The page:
Perhaps the real power of utilizing pop culture is that a clever educator can use it as a type of gateway – a means of getting students to dip their toe into more vaunted academic works. Show kids a couple of creepy shorts on YouTube and whet their appetite for more and then introduce them to the macabre narratives of Poe or the dark ironies of Shirley Jackson’s The Lottery. Like so many things at our disposal, using pop culture isn’t about replacement but rather supplement and teachers today have the resources to offer their students so many wonderful and varied ways to connect to lessons and concepts.

Of course, ultimately, the choice remains in the hands of educators. Those who reject outright the potential efficacy of including pop culture into their lessons do so at their own peril but for those willing to embrace the contemporary and bring the fun, expect your kids to be much happier, interested, and above all, engaged.

The Last Kids on Earth | Netflix Official Site

Digital Storytelling as a Tool for Comprehension

How Web 2.0 Digital Storytelling Can Make Our Students Better Readers

Being an ELA teacher, it goes without saying that student comprehension of the narratives I assign is paramount and effectively flows into and out of practically every assignment I require. The challenge – especially as students are expected to read grade-level appropriate texts that require rigorous analysis and deconstruction – is ensuring that such comprehension is equitable so that all my learners have the opportunity to understand what they are reading. This can be especially difficult when students are required to read older texts, such as Shakespeare and Poe, because the language employed by these seminal but antique writings makes comprehension that much more a struggle, especially for students with learning disabilities, ELD students, and those with lower levels of literacy.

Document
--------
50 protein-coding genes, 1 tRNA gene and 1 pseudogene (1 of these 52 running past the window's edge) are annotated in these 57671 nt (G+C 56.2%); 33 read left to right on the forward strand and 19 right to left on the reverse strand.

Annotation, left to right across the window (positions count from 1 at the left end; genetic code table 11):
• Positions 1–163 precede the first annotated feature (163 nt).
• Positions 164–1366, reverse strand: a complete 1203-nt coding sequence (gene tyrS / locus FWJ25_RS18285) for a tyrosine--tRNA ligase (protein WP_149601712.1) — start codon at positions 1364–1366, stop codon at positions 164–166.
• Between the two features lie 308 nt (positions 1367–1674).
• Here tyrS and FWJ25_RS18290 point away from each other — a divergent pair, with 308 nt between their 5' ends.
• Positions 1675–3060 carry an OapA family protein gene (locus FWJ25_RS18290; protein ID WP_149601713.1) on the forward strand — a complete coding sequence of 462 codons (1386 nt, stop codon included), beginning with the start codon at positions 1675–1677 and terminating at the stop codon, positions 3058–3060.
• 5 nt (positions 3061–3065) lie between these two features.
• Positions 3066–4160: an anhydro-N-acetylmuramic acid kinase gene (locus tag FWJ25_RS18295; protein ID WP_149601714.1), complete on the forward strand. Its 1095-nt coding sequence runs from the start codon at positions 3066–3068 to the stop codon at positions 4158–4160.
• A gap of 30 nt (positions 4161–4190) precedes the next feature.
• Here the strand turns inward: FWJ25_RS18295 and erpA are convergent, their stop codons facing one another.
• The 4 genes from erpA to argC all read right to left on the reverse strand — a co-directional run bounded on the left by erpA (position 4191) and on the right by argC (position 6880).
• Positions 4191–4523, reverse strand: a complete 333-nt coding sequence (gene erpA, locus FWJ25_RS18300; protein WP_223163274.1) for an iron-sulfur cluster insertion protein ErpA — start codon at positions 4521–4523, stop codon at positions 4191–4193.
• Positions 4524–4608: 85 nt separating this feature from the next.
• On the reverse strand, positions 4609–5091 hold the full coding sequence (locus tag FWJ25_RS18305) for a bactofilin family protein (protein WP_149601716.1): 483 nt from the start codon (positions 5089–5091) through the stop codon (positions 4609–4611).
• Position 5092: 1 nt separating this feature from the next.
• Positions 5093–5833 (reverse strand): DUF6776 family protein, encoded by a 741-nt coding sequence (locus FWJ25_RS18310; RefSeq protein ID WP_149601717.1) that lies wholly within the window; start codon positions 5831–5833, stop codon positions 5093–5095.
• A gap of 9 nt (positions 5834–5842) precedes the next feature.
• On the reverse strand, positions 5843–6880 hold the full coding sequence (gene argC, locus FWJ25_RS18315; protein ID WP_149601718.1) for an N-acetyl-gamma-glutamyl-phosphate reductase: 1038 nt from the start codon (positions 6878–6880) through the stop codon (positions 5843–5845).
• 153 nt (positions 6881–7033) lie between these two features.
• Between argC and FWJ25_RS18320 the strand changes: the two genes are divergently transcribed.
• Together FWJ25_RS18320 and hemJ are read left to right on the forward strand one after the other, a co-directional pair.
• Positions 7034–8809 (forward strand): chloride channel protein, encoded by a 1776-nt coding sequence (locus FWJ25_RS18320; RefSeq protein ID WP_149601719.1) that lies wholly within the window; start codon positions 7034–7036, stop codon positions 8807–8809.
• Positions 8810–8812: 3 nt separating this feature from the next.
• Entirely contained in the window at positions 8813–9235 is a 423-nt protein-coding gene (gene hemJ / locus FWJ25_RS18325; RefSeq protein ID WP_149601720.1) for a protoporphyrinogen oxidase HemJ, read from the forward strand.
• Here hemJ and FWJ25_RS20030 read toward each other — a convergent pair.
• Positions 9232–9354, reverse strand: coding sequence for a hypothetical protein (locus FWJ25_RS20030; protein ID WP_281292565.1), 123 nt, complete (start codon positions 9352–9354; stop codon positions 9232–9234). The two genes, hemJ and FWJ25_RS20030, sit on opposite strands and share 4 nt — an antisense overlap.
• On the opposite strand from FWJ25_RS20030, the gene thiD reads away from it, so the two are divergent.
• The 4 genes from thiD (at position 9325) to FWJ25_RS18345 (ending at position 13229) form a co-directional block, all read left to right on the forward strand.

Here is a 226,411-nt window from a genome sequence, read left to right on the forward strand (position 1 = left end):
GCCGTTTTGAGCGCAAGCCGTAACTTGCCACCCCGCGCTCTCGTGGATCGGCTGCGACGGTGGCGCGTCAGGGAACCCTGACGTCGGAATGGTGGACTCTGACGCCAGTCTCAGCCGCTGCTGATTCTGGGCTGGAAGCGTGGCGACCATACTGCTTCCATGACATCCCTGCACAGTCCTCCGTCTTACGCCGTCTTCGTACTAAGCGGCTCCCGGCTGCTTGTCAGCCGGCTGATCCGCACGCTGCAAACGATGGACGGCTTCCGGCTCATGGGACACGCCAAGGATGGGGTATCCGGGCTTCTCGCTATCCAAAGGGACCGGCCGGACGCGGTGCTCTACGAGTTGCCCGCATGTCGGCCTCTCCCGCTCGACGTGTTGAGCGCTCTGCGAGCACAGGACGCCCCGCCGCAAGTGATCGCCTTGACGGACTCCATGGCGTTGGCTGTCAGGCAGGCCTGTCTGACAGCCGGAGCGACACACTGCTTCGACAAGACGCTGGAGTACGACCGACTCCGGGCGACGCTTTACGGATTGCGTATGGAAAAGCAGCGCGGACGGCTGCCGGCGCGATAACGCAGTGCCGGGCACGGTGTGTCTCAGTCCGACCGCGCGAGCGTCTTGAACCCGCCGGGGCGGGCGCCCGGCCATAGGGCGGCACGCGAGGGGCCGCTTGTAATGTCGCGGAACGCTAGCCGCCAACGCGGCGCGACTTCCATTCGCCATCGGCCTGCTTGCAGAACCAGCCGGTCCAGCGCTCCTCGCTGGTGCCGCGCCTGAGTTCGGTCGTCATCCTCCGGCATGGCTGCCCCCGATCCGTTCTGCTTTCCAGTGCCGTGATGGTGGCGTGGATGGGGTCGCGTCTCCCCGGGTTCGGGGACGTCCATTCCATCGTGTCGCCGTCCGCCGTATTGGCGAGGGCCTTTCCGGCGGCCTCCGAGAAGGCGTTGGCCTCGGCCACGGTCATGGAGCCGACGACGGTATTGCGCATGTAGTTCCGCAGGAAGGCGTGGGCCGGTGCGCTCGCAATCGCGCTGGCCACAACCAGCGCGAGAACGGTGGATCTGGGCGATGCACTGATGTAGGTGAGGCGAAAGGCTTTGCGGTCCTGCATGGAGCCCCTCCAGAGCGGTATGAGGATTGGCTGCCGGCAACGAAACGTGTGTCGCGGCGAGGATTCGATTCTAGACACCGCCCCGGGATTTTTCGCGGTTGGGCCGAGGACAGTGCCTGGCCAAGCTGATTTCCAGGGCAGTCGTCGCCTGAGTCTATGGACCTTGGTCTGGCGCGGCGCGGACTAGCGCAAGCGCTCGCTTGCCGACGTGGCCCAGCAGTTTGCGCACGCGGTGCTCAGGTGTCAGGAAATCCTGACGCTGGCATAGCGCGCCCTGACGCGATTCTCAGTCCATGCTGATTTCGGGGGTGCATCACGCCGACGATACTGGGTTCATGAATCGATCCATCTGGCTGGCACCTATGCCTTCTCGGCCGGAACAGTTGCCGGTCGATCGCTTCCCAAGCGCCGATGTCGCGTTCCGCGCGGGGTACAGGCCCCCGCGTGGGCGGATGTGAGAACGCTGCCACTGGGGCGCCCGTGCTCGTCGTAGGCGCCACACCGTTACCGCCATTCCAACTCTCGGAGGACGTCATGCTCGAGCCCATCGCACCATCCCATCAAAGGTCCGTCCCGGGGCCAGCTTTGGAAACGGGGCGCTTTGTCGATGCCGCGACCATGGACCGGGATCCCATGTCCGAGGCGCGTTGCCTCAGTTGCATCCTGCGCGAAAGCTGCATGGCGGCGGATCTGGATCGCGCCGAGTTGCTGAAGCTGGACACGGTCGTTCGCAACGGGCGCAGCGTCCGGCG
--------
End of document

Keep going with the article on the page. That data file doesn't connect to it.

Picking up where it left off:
One of the most effective solutions for helping students with comprehension is asking them to retell the story in their own words.

To be clear, this is not exactly a summary but rather a restatement of the story, as if the students is the writer or the storyteller. Instead of mere summation, retelling allows the student to employ both text and some manner of nonlinguistic representation.

In the past, teachers were limited to how their students could retell stories, utilizing traditional physical assignments, including drawing pictures or cutting out photos and art from newspapers and magazines. Fortunately, the advent of technology and Web 2.0 resources has granted educators a bevy of options, including digital storytelling, which offers educators, students, and anyone else the opportunity to tell or retell a story using all sorts of multimedia and presentational options.

One such site is Elementari, which provides users – both teachers and students alike – a wide range of options for digital storytelling that includes the use of pictures, audio (including narration), video, and a broad assortment of visual flourishes. Elementari is also user-friendly and most students will be able to cobble something together with relative expediency.